Furthermore, these types of distance embody wavering temporality through the narrators’ play with aspects of the past and present. Although both narrators have felt loss and use their poems as catalysts for closure, their concluding senses of loss differ. The readers find themselves surprised by expectations the narrators positioned in the beginnings of the poems to only have the conclusions drastically differ. Therefore, using (super)nature to employ distance and temporality, Poe’s narrator is forever at Annabel Lee’s side, even in death. Conversely, Neruda’s narrator is no longer at the mercy of heartbreak and “soledad.” He assures himself and his readers that he will no longer write for the woman who caused him pain. Each narrator uses his saddest lines to communicate with his reader, to bear witness and aid in healing their broken hearts.


End Note

  1. “Puedo escribir los versos más tristes esta noche / Yo la quise, y a veces ella también me quiso” [“Tonight I can write the saddest lines. / I loved her, and sometimes she loved me too”].


Works Cited
Booth, Bradford A. “The Identity of Annabel Lee.” College English 7.1 (1945): 17-
19. Web. 10 Dec. 2014.
Bradford, Adam Cunliffe. “Communities of Death: Walt Whitman, Edgar Allan Poe, and the
Nineteenth-Century American Culture of Mourning and Memorializing.” Order No.
DA3422118 U of Iowa, 2010Web. 16 Nov. 2014.
Detwiler, Louise A. “Deconstructing the Role of Love in Two of Pablo Neruda’s Veinte Poemas
De Amor Y Una Canción Desesperada.” Hispanófila, 122 (1998): 85-93. Illiad. Web.
3 Dec. 2014.
Dotolo, Lawrence George. Edgar Allan Poe’s Quest for Supernal Beauty. Milwaukee: UMI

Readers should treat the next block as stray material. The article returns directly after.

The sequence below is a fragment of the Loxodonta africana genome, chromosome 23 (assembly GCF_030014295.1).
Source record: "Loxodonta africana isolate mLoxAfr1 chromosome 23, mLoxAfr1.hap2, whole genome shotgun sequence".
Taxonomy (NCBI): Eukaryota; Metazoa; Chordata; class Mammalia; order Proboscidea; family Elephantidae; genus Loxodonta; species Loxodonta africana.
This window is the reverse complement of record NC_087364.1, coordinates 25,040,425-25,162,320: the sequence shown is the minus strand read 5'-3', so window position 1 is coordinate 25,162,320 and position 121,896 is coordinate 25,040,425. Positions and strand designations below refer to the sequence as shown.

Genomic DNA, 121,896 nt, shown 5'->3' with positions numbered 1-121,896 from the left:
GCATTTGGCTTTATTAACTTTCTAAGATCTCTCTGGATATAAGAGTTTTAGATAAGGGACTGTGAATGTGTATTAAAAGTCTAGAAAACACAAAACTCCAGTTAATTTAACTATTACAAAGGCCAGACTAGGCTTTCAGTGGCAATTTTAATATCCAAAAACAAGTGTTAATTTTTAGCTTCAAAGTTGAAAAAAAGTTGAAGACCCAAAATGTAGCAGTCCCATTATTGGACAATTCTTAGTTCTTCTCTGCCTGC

Dissertations Publishing, 1978. Web. 16 Nov. 2014.
García Parra, Ma Luz. “Poe: The Concept of Poetry and Poetic Practice with Reference to the
Relationship between the Poetic Principle and Annabel Lee.” Revista Alicantina de
Estudios Ingleses
 13 (2000): 53-65. Web. 9 Dec. 2014
Hart, Stephen. “Pablo Neruda and ‘Verdadismo’.” Hispanic Research Journal 5.3 (2004): 255-
265. Web. 3 Dec. 2014
Merwin, W.S. “Tonight I Can Write . . .” Selected Poems: A Billingual Edition. Trans.
Kerrigan, Anthony, et al. New York: Houghton Mifflin Company, 1970. Print.
Morisi, Eve Célia. “The Female Figure of Poe’s Poetry: A Rehabilitation.” Poe Studies/Dark
Romanticism: History, Theory, Interpretation
 38 (2005): 17-28. Web. 10 Dec. 2014.
Neruda, Pablo. “XX Puedo Escribir Los Versos.” Selected Poems: A Billingual Edition. Trans.
Kerrigan, Anthony, et al. New York: Houghton Mifflin Company, 1970. Print.
Pacheco Acuña, Gilda. “A Feminist Perspective on Pablo Neruda’s Veinte Poemas De Amor Y
Una Canción Desesperada.” Kañina: Revista De Artes Y Letras De La Universidad De
Costa Rica,
21.2 (1997): 31-37. Web. 3 Dec. 2014.
Poe, Edgar Allan. “Annabel Lee.” Complete Stories and Poems of Edgar Allan Poe.
New York: Doubleday & Company, Inc., 1966. 738. Print.
Schwartz, Johanna Nadine. “Romantic Mourning: Poetry, Gender and Grief.” Los Angles: U of
California Los Angeles, 2003. Web. 16 Nov. 2014.
Wilson, Jason. A Companion to Pablo Neruda: Evaluating Neruda’s Poetry. Woodbridge,
Suffolk, UK: Tamesis, 2008. Print.